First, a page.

check for any error exception in the logs(in my case it is tailf /opt/mapr/spark/spark-1.4.1/logs/spark-mapr-org.apache.spark.sql.hive.thriftserver.HiveThriftServer2-1-ip-10-0-0-233.out)
if there is no error exception in the logs try connecting using the beeline ship with the spark distribution

Beeline version 1.4.1 by Apache Hive
beeline> !connect jdbc:hive2://;auth=noSasl
scan complete in 1ms
Connecting to jdbc:hive2://;auth=noSasl
Enter username for jdbc:hive2://;auth=noSasl: 
Enter password for jdbc:hive2://;auth=noSasl: 
Connected to: Spark SQL (version 1.4.1)
Driver: Spark Project Core (version 1.4.1)
0: jdbc:hive2://> show tables;
|          tableName           | isTemporary  |
| b1                           | false        |
| b2                           | false        |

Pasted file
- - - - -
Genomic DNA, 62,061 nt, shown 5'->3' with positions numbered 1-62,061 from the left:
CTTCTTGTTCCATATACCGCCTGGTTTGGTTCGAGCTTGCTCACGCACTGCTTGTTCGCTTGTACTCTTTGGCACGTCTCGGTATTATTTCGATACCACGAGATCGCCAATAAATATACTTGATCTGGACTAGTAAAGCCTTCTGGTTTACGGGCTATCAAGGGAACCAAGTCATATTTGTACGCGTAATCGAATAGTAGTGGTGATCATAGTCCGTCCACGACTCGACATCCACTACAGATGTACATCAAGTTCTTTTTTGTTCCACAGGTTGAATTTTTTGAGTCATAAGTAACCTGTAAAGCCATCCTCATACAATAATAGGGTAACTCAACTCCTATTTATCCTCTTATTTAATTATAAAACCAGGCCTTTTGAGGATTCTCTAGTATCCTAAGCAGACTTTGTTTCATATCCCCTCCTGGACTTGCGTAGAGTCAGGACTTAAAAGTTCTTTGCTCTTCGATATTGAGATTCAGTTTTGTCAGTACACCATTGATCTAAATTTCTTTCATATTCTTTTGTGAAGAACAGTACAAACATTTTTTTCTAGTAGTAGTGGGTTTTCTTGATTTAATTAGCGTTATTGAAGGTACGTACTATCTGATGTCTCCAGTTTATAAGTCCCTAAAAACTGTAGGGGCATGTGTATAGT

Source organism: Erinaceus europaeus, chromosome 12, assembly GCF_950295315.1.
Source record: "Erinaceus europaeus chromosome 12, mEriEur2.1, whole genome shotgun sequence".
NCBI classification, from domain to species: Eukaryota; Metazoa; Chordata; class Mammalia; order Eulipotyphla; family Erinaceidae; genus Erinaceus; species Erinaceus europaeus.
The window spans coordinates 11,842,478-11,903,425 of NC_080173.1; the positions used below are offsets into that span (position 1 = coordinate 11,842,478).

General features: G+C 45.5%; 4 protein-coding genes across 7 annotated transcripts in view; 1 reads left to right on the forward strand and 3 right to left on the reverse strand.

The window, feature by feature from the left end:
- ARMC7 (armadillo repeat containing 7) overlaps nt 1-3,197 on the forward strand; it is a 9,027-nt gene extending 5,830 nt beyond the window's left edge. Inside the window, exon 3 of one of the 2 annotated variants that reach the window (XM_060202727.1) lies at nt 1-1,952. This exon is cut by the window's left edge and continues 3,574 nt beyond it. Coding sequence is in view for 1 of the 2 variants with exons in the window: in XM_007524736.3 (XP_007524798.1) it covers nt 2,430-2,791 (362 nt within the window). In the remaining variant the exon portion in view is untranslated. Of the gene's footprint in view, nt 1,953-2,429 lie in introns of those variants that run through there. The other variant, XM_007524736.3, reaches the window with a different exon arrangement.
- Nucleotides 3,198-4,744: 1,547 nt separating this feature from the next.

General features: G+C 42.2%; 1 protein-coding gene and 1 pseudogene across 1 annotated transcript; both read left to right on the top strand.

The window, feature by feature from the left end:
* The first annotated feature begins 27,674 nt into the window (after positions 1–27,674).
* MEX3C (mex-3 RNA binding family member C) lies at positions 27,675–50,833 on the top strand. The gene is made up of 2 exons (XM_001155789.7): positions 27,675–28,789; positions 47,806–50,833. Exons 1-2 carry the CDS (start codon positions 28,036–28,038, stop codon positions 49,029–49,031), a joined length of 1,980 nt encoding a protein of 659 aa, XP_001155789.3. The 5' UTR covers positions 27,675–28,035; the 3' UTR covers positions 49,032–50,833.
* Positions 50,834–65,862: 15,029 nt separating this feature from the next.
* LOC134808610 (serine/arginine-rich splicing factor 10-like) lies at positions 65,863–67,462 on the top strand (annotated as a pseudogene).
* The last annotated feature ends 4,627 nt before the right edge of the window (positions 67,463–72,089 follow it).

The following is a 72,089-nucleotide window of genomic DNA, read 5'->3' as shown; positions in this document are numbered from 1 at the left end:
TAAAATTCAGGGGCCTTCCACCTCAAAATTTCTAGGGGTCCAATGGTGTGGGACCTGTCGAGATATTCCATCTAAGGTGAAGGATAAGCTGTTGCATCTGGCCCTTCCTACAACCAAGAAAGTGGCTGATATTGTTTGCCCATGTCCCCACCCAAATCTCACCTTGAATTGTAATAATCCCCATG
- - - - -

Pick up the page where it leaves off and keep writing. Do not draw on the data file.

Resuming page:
| bob                          | false        |
| ct                           | false        |

Friday, December 4, 2015

Google protobuf installation on Mac

$tar xvf protobuf-2.5.0.tar.bz2
$cd protobuf-2.5.0
$./configure CC=clang CXX=clang++ CXXFLAGS='-std=c++11 -stdlib=libc++ -O3 -g' LDFLAGS='-stdlib=libc++' LIBS="-lc++ -lc++abi"
$make -j 4 
$sudo make install
$protoc --version

Sunday, November 29, 2015

Amazon EMR : Creating a Spark Cluster and Running a Job

Amazon Elastic MapReduce (EMR) is an Amazon Web Service (AWS) for data processing and analysis. Amazon EMR offers the expandable low-configuration service as an easier alternative to running in-house cluster computing.
In this example lets spin a spark cluster and run a spark job which crunch the apache logs and filter out the error logs only.

AWS Account
install and configure the AWS CLI tool
create default roles

Spark Job
follow these steps to create a sample jobs
mkdir SampleSparkApp
cd SampleSparkApp
mkdir -p src/main/scala
cd src/main/scala
vim SimpleApp.scala

package com.example.project

 * @author rsingh
import org.apache.spark.SparkContext
import org.apache.spark.SparkContext._
import org.apache.spark.SparkConf